It feels like that misunderstanding impacted the roll out of Twitter Blue last year, when some celebrities who didn’t subscribe had their blue checkmarks taken away. 

It was a misunderstanding of the value add. 

Right. Twitter needs celebrities more than celebrities need Twitter.

Celebrities don’t need Twitter at all! Creators don’t need Twitter at all! It’s so weird to see Musk thirstily tweeting at Mr. Beast. 

I want to talk about two power dynamics you discuss in the book. First, the dynamic between brands and creators. In the early days, brands had more power. How has that changed?

Content creators have more power by the minute. Initially, brands had the upper hand, because we didn’t have a robust e-commerce situation. But now there’s infrastructure, and content creators can spin up a product and create their own brand. By the mid-2010’s, you see brands and influencers working very closely together. But influencers figured out, “why would I advertise someone else’s products when I could just launch my own? Kylie [Jenner]’s lip kits were a pivotal moment for that.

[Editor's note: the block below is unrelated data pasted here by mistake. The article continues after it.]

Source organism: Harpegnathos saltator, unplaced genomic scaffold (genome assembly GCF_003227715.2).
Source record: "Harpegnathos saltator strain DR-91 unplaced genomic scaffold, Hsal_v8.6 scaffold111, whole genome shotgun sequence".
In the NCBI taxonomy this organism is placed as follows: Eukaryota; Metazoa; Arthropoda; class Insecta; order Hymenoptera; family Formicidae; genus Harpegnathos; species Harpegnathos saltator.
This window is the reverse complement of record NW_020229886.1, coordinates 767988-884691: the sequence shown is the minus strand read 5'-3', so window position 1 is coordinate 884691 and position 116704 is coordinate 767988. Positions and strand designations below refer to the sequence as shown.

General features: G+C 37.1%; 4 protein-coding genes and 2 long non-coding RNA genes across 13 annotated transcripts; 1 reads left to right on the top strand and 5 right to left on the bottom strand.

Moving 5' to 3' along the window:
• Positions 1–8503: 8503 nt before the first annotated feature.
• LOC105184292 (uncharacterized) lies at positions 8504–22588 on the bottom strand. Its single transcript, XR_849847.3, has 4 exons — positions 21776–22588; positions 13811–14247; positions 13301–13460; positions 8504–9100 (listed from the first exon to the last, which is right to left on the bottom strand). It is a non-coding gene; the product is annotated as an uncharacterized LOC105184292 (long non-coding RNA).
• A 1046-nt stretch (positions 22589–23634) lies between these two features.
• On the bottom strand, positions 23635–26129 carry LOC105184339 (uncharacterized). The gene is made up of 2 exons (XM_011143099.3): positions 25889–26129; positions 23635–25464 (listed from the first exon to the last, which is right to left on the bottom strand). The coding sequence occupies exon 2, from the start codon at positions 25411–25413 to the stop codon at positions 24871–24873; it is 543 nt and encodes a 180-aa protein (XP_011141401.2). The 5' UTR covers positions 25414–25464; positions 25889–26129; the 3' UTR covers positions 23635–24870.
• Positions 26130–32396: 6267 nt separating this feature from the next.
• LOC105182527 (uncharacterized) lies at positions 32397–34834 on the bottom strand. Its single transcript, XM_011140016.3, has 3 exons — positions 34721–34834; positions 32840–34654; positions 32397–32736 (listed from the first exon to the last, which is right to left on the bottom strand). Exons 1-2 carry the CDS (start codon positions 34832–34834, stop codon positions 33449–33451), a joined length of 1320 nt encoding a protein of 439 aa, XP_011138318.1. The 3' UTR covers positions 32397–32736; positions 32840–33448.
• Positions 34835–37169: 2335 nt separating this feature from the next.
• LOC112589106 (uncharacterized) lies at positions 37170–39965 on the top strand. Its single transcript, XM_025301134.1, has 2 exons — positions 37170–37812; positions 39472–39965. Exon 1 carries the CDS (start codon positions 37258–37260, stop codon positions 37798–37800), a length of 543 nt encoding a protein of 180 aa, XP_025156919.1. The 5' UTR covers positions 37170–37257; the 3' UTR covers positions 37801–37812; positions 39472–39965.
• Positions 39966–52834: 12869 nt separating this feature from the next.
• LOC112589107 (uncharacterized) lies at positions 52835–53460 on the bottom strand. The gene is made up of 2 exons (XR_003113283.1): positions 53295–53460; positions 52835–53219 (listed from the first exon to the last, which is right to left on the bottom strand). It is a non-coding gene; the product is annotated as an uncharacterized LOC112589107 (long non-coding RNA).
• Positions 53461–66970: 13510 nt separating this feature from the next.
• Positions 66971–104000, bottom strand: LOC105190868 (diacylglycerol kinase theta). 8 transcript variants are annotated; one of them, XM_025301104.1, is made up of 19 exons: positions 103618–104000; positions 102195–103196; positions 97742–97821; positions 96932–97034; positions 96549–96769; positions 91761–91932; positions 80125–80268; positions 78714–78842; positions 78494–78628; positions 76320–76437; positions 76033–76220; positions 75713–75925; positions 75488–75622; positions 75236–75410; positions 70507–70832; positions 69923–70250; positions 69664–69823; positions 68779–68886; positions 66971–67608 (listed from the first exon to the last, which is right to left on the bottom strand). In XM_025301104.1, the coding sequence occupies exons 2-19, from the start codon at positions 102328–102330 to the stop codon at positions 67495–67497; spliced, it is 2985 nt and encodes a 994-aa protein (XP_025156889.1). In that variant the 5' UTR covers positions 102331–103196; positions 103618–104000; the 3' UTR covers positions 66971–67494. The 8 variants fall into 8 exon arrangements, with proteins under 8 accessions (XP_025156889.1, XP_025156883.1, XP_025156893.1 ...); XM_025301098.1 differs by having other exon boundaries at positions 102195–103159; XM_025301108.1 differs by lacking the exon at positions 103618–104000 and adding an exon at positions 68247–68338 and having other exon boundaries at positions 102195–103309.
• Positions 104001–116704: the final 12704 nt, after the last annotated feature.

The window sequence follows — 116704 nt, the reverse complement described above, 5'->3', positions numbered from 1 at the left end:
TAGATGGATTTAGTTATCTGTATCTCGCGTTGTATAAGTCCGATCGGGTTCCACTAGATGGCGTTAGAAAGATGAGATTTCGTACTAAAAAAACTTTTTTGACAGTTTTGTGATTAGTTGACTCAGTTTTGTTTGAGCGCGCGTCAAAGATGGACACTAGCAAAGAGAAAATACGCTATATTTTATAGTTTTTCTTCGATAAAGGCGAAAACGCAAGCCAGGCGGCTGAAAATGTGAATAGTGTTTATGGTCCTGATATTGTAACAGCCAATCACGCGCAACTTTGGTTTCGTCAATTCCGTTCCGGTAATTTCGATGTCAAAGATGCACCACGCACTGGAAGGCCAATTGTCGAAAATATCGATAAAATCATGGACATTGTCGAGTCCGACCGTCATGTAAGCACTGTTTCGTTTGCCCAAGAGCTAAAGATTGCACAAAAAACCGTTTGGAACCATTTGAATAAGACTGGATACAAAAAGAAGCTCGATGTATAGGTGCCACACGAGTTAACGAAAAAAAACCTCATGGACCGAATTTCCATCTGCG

What about the dynamic between creators and platforms? It seems even more fraught. 

It’s fraught, and it’s always been fraught. Content creators are always in tension with the platforms, because their goals are not aligned. A creator’s goal is to maximize engagement. The platform's goal is to monetize. But once that starts happening, the creator wants to keep some of the monetization for themselves.

There’s a moment in the book where you talk about Vine creators migrating to Facebook — and how Facebook failed to capitalize on the opportunity. What happened?